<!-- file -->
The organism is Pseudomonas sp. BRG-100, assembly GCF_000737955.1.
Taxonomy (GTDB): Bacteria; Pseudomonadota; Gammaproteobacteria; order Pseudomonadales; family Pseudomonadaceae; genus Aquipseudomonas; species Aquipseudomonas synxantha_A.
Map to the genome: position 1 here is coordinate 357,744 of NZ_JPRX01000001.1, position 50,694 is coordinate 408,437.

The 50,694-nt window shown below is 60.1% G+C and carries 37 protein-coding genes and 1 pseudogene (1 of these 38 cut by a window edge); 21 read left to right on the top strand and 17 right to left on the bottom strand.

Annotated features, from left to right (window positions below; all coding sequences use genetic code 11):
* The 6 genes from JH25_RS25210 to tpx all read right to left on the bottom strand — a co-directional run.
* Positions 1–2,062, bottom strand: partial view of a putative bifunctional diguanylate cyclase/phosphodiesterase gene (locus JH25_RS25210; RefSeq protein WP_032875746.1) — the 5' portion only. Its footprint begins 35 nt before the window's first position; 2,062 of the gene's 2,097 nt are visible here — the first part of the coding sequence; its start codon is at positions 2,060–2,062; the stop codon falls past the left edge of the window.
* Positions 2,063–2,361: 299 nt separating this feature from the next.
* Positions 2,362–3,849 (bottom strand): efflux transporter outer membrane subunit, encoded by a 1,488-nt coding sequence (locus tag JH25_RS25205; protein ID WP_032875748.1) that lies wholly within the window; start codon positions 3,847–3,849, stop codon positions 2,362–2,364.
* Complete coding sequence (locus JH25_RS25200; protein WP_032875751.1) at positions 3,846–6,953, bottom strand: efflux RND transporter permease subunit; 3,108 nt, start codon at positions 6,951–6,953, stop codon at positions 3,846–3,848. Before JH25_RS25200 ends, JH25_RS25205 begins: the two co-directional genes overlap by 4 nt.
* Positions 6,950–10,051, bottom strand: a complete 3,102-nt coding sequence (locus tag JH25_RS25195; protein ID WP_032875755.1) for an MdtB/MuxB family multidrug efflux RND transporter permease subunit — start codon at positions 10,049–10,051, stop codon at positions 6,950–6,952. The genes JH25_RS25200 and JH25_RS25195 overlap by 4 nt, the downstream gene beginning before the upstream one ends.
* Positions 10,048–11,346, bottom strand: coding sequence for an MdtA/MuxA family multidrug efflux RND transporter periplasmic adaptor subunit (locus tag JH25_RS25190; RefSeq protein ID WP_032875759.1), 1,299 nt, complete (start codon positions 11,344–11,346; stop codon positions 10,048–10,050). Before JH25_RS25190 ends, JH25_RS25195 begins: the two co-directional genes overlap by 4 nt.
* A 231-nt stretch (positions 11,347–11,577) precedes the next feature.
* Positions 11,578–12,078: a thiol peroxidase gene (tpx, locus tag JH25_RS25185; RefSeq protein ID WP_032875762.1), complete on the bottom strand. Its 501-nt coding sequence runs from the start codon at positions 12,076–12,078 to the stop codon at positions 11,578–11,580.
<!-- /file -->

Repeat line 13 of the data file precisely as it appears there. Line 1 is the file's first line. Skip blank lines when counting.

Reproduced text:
* A 231-nt stretch (positions 11,347–11,577) precedes the next feature.